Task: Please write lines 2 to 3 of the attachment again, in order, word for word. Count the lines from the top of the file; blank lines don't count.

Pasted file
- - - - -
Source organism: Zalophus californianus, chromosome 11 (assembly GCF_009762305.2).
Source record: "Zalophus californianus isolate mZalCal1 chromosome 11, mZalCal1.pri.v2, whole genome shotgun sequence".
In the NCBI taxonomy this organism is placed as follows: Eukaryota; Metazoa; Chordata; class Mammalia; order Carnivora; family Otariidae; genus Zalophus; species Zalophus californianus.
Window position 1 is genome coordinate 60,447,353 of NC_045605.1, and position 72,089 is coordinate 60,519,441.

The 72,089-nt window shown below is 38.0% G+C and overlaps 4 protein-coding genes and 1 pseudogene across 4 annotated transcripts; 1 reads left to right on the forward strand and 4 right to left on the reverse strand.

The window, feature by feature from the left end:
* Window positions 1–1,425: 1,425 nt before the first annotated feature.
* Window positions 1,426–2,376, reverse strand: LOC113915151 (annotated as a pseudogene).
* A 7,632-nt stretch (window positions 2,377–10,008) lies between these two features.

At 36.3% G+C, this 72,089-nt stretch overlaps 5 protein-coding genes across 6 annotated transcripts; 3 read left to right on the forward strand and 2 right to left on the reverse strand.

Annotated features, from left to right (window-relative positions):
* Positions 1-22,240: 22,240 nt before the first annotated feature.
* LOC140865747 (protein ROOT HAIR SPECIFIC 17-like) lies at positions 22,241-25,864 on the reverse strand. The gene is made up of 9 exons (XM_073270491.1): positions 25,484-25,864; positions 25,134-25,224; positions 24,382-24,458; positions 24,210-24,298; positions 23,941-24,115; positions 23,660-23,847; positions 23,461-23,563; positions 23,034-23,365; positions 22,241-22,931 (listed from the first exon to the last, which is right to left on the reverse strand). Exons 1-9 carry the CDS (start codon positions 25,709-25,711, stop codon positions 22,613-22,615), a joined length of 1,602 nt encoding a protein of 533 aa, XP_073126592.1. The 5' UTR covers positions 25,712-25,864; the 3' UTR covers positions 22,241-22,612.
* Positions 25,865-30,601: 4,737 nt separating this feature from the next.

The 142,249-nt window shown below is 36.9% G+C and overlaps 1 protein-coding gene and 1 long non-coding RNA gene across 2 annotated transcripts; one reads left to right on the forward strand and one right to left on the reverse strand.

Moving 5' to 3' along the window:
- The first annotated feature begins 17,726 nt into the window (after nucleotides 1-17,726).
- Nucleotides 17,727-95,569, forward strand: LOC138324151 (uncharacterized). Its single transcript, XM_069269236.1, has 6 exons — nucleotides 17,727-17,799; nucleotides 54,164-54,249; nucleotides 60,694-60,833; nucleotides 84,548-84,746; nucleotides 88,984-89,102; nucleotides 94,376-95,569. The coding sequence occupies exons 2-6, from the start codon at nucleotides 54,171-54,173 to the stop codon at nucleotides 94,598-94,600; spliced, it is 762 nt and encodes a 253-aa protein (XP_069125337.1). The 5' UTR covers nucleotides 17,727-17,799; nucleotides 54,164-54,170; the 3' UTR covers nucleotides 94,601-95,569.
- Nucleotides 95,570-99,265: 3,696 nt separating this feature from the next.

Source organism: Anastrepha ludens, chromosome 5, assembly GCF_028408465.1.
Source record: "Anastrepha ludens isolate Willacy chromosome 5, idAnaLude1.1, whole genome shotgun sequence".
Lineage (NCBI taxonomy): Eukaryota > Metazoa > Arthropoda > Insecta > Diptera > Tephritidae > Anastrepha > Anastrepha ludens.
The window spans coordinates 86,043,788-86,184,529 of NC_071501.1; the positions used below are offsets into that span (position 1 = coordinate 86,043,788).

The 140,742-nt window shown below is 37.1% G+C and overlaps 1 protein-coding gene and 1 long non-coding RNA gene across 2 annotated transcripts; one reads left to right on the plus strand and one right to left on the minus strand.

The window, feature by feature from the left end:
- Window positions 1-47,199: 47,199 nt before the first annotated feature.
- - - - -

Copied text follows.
Source record: "Zalophus californianus isolate mZalCal1 chromosome 11, mZalCal1.pri.v2, whole genome shotgun sequence".
In the NCBI taxonomy this organism is placed as follows: Eukaryota; Metazoa; Chordata; class Mammalia; order Carnivora; family Otariidae; genus Zalophus; species Zalophus californianus.